The majority of vehicle accidents are caused by the negligence of one or more drivers. Most are caused by unintentional errors (hence the term "accident"), and in these situations you will need to establish a case for negligence.
To prove negligence, you must demonstrate four things:
- The defendant driver had a duty to drive in a reasonable manner.
Drivers are under a duty to operate vehicles in a reasonable manner to prevent injuries to others. Traffic regulations exist to impose this duty. Accidents usually occur as a result of traffic law violations, such as driving over the speed limit or ignoring red lights.
If there is no traffic violation, a driver still has a responsibility to use ordinary care. This means conducting yourself as a normal person would under similar driving circumstances.
- The driver did not conduct himself/herself in such a reasonable manner.
Breaking a traffic regulation automatically amounts to a breach of duty simply because the law established the duty. However, some circumstances provide defenses to the defendant, such as colliding with another car while swerving to avoid an unexpected hazard like a falling tree.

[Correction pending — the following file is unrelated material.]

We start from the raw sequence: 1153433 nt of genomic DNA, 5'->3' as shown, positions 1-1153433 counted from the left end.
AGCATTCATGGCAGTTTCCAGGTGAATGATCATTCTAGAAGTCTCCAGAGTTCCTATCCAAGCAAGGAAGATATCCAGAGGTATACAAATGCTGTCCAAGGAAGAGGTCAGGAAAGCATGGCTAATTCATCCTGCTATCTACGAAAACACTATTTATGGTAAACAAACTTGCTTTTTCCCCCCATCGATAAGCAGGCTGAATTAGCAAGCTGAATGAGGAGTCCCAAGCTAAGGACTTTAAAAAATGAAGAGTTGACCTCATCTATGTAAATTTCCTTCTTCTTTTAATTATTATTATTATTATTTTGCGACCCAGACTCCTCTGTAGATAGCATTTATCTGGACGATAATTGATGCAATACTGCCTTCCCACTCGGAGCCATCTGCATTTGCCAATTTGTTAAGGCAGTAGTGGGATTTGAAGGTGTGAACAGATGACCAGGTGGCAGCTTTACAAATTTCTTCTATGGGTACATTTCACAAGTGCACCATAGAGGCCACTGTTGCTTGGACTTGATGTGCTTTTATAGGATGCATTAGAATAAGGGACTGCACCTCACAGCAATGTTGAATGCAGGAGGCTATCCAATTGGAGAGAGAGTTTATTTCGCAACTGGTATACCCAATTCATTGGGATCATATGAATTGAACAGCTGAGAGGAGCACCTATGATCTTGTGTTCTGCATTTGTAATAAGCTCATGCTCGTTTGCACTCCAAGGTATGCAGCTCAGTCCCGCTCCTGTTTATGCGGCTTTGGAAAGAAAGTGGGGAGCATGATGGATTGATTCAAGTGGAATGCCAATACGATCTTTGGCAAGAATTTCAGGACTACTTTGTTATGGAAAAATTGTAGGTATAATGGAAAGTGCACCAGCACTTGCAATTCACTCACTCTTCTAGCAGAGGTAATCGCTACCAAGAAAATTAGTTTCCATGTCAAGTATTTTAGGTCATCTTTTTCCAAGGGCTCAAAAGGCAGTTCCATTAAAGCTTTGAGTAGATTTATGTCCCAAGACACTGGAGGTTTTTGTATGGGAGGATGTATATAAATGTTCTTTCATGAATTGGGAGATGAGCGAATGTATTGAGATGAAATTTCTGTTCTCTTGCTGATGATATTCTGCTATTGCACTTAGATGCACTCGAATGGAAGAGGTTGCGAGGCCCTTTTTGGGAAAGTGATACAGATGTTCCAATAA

- The driver caused injuries because he or she did not driver reasonably.
To prove negligence, there must be a close connection between the driver's conduct and your damages or injuries. If the accident is not the driver's fault, but was caused by a defect in the vehicle unknown to the driver, you will have difficulty proving the driver was negligent.
- You actually were injured or suffered damages.
Finally, there must be actual damage, typically bodily injury to you or to your vehicle. Even if there is a collision, without any injury or property damage, there is no negligence.
If you or someone you love has been injured as a result of an accident, our Texas personal injury attorneys have the experience and resources to help you through this difficult time and obtain just compensation for your injuries. Please call 800-248-6000 or contact us for a free consultation.